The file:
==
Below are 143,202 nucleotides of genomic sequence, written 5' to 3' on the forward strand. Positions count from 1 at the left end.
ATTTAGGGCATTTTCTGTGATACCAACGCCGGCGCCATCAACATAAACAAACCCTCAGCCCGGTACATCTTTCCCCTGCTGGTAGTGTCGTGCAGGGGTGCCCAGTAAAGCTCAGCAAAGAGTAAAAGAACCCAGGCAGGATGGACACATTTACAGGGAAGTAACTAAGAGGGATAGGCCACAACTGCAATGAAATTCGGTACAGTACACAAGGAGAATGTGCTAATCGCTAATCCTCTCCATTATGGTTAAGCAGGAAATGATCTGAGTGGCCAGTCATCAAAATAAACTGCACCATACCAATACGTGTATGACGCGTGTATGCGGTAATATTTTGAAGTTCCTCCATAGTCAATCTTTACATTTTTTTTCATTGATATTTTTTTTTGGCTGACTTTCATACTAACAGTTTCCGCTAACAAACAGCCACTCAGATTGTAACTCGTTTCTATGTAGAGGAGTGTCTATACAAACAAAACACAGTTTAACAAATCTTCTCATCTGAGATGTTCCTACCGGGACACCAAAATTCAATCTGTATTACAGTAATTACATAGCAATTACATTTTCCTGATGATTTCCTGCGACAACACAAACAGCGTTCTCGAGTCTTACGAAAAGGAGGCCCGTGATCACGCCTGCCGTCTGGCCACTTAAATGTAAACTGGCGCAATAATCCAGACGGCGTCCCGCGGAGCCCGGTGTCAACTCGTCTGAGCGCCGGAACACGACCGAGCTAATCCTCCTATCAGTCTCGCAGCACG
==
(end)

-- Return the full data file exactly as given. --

Below are 143,202 nucleotides of genomic sequence, written 5' to 3' on the forward strand. Positions count from 1 at the left end.
ATTTAGGGCATTTTCTGTGATACCAACGCCGGCGCCATCAACATAAACAAACCCTCAGCCCGGTACATCTTTCCCCTGCTGGTAGTGTCGTGCAGGGGTGCCCAGTAAAGCTCAGCAAAGAGTAAAAGAACCCAGGCAGGATGGACACATTTACAGGGAAGTAACTAAGAGGGATAGGCCACAACTGCAATGAAATTCGGTACAGTACACAAGGAGAATGTGCTAATCGCTAATCCTCTCCATTATGGTTAAGCAGGAAATGATCTGAGTGGCCAGTCATCAAAATAAACTGCACCATACCAATACGTGTATGACGCGTGTATGCGGTAATATTTTGAAGTTCCTCCATAGTCAATCTTTACATTTTTTTTCATTGATATTTTTTTTTGGCTGACTTTCATACTAACAGTTTCCGCTAACAAACAGCCACTCAGATTGTAACTCGTTTCTATGTAGAGGAGTGTCTATACAAACAAAACACAGTTTAACAAATCTTCTCATCTGAGATGTTCCTACCGGGACACCAAAATTCAATCTGTATTACAGTAATTACATAGCAATTACATTTTCCTGATGATTTCCTGCGACAACACAAACAGCGTTCTCGAGTCTTACGAAAAGGAGGCCCGTGATCACGCCTGCCGTCTGGCCACTTAAATGTAAACTGGCGCAATAATCCAGACGGCGTCCCGCGGAGCCCGGTGTCAACTCGTCTGAGCGCCGGAACACGACCGAGCTAATCCTCCTATCAGTCTCGCAGCACG